Last year we ran the world’s largest Grand Prix in Las Vegas with just under 8,000 players in the main event, and over 600 judges! I was fortunate enough to attend all four days, and worked a variety of judge and staff positions, so this gave me a unique perspective on the event and wanted to share.
My Grand Prix experience started before I arrived at the venue… when we arrived one of the players on the airplane came close to getting in a fight with another passenger but eventually his friend and I succeeded in getting the players off the plane and into a cab to avoid anything unfortunate or stupid.
Judge Lesson #1 – Voice of Reason
As judges, we’re seen not only as responsible authority figures during tournaments, but also there are expectations that carry over into our interactions with players and the public outside of the game. As public figures in the community, we are looked at as moral barometers and continue to have influence even off of the venue.
VIP “Special Ops”
Because of my experience working staff positions I get assigned to help out with the VIP registration and was put in charge of the line for “Special Ops”. The inclusion of a “Special Ops” line worked well: That way, if anything out of the ordinary arose while processing the lines, the person was sent to the Special Ops line for follow up without delaying the processing of the rest of the queue and by centralizing the exceptions we were also able to recognize larger problem patterns quickly.
The day went by in a blur, and the next thing I knew it was 10pm at night… and all I’d had to eat was a handful of cookies from the VIP lounge.
Judge Lesson #2 – Don’t be a Hero… Take Breaks!
When working a long event, especially multiple days, it is critical that you don’t burn yourself out. Staying rested and hydrated makes you better at handling what you’re assigned to do, benefiting your team and the players. Even when you have a team lead you should help them help you by asking for breaks or communicating when you realize you aren’t feeling so well. If you see someone walking like a zombie, ask them when their last break was and make sure they’re ok… many times judges in particular get focused on their assigned role and don’t recognize when they’re fatigued.
This work experience Thursday was a good reminder of this and I made sure to pace myself and take breaks the rest of the weekend.
Sometimes at big events they just need bodies, and resources are deployed to make sure things run smoothly. This is the real reason judges are assigned levels… not to look down at lower level judges but as a quick way for leaders to assess what roles and responsibilities a person can fill when there isn’t the luxury of getting to know them or having worked with them previously.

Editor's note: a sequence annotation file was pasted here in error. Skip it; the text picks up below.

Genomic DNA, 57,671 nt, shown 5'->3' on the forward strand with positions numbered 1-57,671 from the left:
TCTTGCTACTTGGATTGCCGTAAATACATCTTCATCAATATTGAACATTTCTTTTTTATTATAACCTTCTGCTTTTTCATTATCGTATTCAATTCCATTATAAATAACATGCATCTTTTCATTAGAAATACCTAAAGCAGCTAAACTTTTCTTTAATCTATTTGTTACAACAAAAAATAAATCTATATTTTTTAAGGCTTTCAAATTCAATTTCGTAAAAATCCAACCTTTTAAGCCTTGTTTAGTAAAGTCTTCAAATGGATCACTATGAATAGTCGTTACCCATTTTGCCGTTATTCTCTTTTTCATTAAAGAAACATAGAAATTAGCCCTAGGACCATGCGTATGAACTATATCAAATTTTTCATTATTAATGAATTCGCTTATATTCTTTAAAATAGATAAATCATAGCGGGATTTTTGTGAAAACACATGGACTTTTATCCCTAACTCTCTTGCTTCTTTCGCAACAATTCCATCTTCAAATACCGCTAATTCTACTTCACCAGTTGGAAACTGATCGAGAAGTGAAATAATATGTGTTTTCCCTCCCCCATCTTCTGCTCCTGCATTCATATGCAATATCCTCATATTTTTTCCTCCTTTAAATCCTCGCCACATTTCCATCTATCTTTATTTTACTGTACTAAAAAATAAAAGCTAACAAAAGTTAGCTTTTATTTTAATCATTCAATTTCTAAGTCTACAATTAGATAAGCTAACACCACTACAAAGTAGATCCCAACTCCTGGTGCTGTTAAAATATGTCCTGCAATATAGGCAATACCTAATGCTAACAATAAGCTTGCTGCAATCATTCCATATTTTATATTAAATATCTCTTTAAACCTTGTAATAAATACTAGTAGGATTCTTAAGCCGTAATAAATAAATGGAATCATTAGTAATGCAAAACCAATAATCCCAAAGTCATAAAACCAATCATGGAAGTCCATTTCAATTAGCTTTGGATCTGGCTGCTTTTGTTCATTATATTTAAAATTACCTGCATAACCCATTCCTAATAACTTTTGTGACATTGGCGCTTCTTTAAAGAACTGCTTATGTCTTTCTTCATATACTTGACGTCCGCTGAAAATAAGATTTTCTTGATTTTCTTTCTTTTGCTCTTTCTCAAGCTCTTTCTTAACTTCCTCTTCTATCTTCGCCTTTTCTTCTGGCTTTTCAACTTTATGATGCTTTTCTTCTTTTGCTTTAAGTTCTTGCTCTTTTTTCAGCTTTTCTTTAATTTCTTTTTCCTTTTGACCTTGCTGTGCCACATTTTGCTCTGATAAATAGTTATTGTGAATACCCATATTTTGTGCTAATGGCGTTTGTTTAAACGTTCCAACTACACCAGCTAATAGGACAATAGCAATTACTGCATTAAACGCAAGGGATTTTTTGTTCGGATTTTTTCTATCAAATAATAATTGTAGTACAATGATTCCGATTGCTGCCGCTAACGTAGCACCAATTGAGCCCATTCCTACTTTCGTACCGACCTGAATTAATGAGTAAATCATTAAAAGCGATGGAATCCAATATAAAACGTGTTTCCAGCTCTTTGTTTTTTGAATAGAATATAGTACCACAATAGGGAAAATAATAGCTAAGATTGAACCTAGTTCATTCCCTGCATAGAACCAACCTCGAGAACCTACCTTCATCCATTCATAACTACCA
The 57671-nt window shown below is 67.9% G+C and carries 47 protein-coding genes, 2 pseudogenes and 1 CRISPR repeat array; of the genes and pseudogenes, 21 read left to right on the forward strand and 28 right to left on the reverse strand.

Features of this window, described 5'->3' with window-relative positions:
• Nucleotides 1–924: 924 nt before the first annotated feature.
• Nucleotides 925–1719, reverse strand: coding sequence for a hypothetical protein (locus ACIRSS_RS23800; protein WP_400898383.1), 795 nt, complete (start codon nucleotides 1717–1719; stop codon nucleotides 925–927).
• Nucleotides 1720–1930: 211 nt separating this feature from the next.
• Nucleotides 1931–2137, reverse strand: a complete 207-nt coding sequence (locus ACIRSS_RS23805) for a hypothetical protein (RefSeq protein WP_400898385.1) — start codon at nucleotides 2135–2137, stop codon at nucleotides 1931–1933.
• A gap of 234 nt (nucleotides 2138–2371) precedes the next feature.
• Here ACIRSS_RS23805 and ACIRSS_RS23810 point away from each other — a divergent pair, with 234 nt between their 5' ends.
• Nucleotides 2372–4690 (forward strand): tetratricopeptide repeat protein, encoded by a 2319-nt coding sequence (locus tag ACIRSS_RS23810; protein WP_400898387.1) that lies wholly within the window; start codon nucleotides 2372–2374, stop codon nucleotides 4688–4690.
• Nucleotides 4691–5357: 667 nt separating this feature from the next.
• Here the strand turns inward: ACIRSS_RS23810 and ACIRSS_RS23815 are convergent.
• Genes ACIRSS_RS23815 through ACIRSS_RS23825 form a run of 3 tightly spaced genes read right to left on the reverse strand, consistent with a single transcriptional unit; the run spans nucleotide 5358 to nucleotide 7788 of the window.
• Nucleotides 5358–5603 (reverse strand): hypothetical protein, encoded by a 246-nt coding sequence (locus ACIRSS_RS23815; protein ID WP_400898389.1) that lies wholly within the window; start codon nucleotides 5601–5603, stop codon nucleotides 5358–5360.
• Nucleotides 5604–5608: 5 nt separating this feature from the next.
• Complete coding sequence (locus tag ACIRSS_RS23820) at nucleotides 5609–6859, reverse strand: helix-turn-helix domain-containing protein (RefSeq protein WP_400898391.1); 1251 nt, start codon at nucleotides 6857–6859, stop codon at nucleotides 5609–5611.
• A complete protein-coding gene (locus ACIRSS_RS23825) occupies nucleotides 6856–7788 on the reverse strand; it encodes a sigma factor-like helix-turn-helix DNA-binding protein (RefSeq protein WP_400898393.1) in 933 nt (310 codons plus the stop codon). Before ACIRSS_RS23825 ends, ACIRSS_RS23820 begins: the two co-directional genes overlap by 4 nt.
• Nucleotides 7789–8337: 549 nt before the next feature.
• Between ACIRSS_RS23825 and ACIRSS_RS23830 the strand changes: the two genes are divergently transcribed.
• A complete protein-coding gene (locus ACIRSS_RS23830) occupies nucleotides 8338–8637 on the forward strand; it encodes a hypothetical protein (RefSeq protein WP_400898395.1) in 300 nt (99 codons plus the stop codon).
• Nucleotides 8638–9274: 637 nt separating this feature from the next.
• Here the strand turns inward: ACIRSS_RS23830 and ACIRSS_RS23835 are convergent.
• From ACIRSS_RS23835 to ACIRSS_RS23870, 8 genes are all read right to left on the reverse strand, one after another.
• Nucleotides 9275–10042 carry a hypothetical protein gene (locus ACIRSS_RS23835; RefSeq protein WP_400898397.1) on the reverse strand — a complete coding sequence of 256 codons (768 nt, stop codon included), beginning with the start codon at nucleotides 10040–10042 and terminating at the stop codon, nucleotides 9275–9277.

Due to a snafu the person I was assigned to report to wasn’t on shift. No matter, I quickly found the area leader (in a crimson shirt so he stood out) and got assigned a job detail helping cover the floor so that judges already on since the morning got breaks.
Judge Lesson #3 – Be Proactive
It’s common for things to be slow sometimes, or unplanned problems to arise. When things come up, it’s important to have the flexibility to adapt on the fly… be sure to work with your team to ensure nothing gets dropped.
We were well staffed, particularly during the overlap between shifts, so before long I was done with my work assignment and again found myself looking for more to do, so I returned to my crimson shirted leader to report my status and register for my next assignment: patrolling the aisles and straightening up the area/answering rules questions.
Judge Lesson #4 – Be Reliable
When assigned a task, get to it quickly, make sure it’s completed, and then report back to that person that it is done. Don’t assume that the completed status will be visible or wander off without letting the person know the task is finished. In a big chaotic environment, you want to be known for being dependable, not that judge who disappeared for half of his or her shift.
After a few more hours of patrolling the floor the morning shift ended and I took over running grinder events for a morning judge.
By the time I took over for the morning judge the volume of players had slowed down and our surge staffing diminished, so we had returned to the more standard “each judge runs a few pods” approach and there was room to spread out a bit more. As it approached 9pm demand was slowing down, and we had plenty of staff available, so I got permission to head upstairs and to assist with the Platinum VIP party, since I had spent all day Thursday registering VIPs and was familiar with many of them.
Friday Night Platinum VIP Party
The “Platinum” party allowed a small number of VIP attendees to mingle with WotC employees, Magic celebrities, and notable Pro players with excellent food, live broadcasts of well-known Magic streams, and even our very own Elvis impersonator! The event was well received and I heard lots of rave reviews.
A note on the Platinum VIP registration level: All of the Platinum VIPs I spoke with were extremely pleased with the way they were treated and the upgrade perks. Vegas is a place for high-rollers, and our Platinum VIPs enjoyed not just the Planeswalker benefits (fresh cookies, ice water, lounge areas on the GP floor) but also had access to the party and a Platinum lounge overlooking the event with Xboxes for playing Duels of the Planeswalkers during downtime and a dedicated judge to run 8 person MM15 drafts on-demand!